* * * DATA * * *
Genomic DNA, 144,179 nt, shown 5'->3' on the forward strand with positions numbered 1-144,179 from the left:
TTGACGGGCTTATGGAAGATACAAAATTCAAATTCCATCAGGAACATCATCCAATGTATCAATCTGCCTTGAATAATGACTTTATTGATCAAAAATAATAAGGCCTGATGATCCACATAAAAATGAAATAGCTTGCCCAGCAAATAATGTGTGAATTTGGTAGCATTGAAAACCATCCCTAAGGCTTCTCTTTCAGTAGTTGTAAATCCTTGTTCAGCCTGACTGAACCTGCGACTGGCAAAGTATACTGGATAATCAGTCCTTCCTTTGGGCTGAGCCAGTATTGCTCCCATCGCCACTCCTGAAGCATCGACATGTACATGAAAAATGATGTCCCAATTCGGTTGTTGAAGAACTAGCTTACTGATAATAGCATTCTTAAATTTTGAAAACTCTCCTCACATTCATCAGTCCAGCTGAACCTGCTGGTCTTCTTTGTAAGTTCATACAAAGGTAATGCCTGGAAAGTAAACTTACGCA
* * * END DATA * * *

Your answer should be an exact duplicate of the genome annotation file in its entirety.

Genomic DNA, 144,179 nt, shown 5'->3' on the forward strand with positions numbered 1-144,179 from the left:
TTGACGGGCTTATGGAAGATACAAAATTCAAATTCCATCAGGAACATCATCCAATGTATCAATCTGCCTTGAATAATGACTTTATTGATCAAAAATAATAAGGCCTGATGATCCACATAAAAATGAAATAGCTTGCCCAGCAAATAATGTGTGAATTTGGTAGCATTGAAAACCATCCCTAAGGCTTCTCTTTCAGTAGTTGTAAATCCTTGTTCAGCCTGACTGAACCTGCGACTGGCAAAGTATACTGGATAATCAGTCCTTCCTTTGGGCTGAGCCAGTATTGCTCCCATCGCCACTCCTGAAGCATCGACATGTACATGAAAAATGATGTCCCAATTCGGTTGTTGAAGAACTAGCTTACTGATAATAGCATTCTTAAATTTTGAAAACTCTCCTCACATTCATCAGTCCAGCTGAACCTGCTGGTCTTCTTTGTAAGTTCATACAAAGGTAATGCCTGGAAAGTAAACTTACGCA